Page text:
Reporters Without Borders Issues 'Enemies of the Internet' List
by Clothilde Le Coz, April 5, 2010
On March 12, 2010, Reporters Without Borders celebrated World Day Against Cyber Censorship. The goal of the event was to rally everyone in support of a single Internet that is unrestricted and accessible to all. It is also meant to draw attention to the fact that, by creating new spaces for exchanging ideas and information, the Internet is a force for freedom. However, more and more governments have realized this and are reacting by trying to control the Internet.
Reporters Without Borders issued its latest list of Enemies of the Internet. This list points the finger at countries such as Iran, China, Saudi Arabia, Vietnam and Tunisia that restrict online access and harass their netizens. A list of countries that have been placed "under surveillance" for displaying a disturbing attitude toward the Internet was also released. We can of course easily figure out that China and Iran will once again have one of the worse scores in terms of Internet freedom.
What Does Internet Enemy Mean?
Two main criterias have been selected to define a country as such. First, we count the number of netizens arrested, harassed or threatened in the past year. As of now, more than 100 of them are in jail because of their online activities. The biggest prison for cyber-dissidents by far is China, with 72 of them behind bars, mostly charged with "divulging state secrets abroad." The Chinese authorities have quickly forgotten that the Internet is supposed to have no geographical borders.
Then, RSF looks at the way that governments monitor the Internet and limit access. For example, Iran has been censoring millions of web pages and limiting the connection speed to make the information less accessible, especially when it comes to the protest movement after elections last year.
And this year, Reporters Without Borders also chose to award the first "Netizen Prize," with support from Google. The prize was awarded to the Iranian women's rights activists of the Change for Equality website, which has made a notable contribution to the defense of online freedom of expression. This is also a way to show that Internet firms are aware of the role they play abroad, especially in countries where the Internet access is restricted.
Google raised awareness of the issue when it announced that it would not censor its search engine results on Google.cn. But this decision also showed that Internet firms doing business in such repressive countries need protection from their own government. Another U.S. company, GoDaddy, announced during a U.S. Congressional hearing that it will stop selling websites with Chinese domain names (those ending in the .cn suffix) because of the controls being demanded by Chinese authorities.
What about the U.S.?
Besides the involvement of Internet firms in repressive countries that help local governments censor online information or restrict the access to it, the U.S. government is not reproach-free when it comes to online free speech.
First, the whole process of adopting a federal shield law to protect reporters' sources has slowed down because of a "blogger issue." The House version of the bill, adopted in April 2009, excludes many bloggers from its protection, limiting the shield to those who gather or report news "for a substantial portion of the person's livelihood or for substantial financial gain." The Senate version has oscillated, with amateurs getting cut in September 2009 and added back in November in a version that looks to the function of disseminating news to the public rather than pay status. And when the bill passed out of the Senate judiciary committee in December, there was an abortive attempt to take non-professionals out again, but it failed.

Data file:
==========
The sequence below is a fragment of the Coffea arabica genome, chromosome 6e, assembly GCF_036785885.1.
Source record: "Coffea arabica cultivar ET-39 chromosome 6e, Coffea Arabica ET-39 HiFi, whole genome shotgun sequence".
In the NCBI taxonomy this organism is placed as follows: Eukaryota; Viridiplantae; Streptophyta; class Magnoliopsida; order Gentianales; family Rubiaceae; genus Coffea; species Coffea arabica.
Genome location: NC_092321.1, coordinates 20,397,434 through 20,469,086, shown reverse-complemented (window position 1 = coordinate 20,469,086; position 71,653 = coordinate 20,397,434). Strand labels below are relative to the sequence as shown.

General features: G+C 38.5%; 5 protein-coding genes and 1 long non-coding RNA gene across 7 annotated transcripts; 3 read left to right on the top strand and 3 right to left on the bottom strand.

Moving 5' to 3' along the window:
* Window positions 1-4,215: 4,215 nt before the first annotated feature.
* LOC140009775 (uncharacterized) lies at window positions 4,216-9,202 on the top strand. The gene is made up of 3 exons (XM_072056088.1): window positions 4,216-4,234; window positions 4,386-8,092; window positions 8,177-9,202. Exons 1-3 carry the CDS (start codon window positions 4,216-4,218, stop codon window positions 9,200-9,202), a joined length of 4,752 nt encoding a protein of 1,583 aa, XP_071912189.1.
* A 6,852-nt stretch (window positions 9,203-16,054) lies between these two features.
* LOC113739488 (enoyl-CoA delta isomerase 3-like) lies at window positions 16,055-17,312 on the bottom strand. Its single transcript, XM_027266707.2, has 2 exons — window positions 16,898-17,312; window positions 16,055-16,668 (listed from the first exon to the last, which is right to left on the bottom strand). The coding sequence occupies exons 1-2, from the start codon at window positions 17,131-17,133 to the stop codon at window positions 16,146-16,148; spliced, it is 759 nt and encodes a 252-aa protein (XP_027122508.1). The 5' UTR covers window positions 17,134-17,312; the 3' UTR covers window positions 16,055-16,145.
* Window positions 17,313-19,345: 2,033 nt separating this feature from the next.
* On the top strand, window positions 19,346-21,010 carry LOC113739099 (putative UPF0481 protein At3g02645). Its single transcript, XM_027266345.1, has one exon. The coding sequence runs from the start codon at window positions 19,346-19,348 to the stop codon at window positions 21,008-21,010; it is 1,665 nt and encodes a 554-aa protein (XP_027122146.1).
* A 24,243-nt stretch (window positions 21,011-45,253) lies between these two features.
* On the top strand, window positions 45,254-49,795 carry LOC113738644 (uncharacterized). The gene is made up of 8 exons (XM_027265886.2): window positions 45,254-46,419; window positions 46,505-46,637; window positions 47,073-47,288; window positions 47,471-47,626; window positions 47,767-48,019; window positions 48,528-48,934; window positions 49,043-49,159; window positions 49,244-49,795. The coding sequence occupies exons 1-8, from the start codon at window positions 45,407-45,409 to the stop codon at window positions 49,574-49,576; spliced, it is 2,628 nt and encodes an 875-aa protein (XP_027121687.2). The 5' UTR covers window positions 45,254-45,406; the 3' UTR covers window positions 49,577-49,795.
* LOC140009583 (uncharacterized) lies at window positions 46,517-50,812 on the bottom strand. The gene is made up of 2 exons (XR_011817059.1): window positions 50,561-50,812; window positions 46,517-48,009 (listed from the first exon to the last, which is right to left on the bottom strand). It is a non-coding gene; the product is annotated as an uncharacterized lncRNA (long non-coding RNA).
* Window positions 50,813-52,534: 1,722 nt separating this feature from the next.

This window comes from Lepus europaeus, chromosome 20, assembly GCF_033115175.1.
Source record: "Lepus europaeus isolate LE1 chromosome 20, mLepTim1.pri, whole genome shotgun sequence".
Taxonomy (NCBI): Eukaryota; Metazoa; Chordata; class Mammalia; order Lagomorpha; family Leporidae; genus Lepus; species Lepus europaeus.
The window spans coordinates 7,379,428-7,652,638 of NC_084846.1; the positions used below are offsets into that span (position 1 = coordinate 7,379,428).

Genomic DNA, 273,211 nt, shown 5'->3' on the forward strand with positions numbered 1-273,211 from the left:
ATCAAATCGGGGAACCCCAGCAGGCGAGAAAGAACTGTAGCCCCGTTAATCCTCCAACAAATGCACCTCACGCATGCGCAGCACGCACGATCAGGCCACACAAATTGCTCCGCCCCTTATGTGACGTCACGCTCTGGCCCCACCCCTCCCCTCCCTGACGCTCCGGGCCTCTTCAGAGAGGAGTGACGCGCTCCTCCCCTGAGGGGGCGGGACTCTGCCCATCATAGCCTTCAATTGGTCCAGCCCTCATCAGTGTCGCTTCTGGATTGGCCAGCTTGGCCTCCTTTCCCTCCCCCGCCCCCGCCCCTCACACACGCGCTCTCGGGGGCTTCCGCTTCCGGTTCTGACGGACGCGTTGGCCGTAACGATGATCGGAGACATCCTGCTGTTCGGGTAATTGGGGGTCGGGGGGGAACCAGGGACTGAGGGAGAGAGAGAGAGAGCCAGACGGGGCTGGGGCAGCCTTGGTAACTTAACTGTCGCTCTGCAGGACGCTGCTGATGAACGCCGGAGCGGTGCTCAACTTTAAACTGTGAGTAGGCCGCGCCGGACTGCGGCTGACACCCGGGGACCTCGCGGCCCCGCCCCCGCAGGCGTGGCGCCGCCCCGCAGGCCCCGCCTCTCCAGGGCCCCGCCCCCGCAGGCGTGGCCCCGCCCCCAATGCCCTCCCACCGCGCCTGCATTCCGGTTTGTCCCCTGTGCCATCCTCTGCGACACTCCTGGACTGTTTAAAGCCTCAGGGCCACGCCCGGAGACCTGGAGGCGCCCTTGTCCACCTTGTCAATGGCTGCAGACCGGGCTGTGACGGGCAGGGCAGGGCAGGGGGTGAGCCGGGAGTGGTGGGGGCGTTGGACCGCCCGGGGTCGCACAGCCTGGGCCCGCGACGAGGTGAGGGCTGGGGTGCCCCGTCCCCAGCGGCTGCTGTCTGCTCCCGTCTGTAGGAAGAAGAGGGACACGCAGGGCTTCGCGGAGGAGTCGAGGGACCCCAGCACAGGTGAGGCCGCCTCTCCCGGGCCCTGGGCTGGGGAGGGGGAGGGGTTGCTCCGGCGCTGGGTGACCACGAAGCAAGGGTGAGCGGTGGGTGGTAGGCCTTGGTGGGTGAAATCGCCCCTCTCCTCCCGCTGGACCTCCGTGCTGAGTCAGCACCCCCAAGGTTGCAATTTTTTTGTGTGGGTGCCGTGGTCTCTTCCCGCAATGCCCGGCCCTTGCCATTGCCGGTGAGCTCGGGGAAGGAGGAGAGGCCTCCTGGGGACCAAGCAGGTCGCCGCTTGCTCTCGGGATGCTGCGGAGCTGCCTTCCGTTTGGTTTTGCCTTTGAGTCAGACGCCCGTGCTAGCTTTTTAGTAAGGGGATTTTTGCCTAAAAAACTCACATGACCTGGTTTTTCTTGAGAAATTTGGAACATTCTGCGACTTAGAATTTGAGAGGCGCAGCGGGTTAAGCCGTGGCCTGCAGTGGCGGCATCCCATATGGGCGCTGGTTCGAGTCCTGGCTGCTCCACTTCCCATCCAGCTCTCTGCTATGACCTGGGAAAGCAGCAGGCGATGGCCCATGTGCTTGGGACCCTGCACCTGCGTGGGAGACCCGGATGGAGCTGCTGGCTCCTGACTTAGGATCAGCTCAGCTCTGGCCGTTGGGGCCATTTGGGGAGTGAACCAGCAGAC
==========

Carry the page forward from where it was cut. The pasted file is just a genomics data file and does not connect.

The U.S. also has had trouble protecting Net neutrality. It is a principle that advocates no online restrictions on content, sites or platforms; on the kinds of equipment that may be attached; on the modes of communication allowed; as well as communication that is not unreasonably degraded by other traffic. Although President Obama took a very clear stance on Net neutrality on February 1, saying that he was a "big believer in Net neutrality," the Obama administration and its allies at the Federal Communications Commission are retreating from a militant version of Net neutrality regulations. This Net neutrality issue, if not adopted, will directly affect the way the information is selected on the web and therefore accessible to the reader.
When it comes to Internet freedom, restricted online access is not necessarily linked to the most repressive regimes. Preserving online free speech and access to online information should be a top priority for the American government, as a pioneer of the Internet and its regulation.
United Arab Emirates
Clothilde Le Coz has been working for Reporters Without Borders in Paris since 2007. She is now the Washington director for this organization, helping to promote press freedom and free speech around the world. In Paris, she was in charge of the Internet Freedom desk and worked especially on China, Iran, Egypt and Thailand. During the time she spent in Paris, she was also updating the "Handbook for Bloggers and Cyberdissidents," published in 2005. Her role is now to get the message out for readers and politicians to be aware of the constant threat journalists are submitted to in many countries.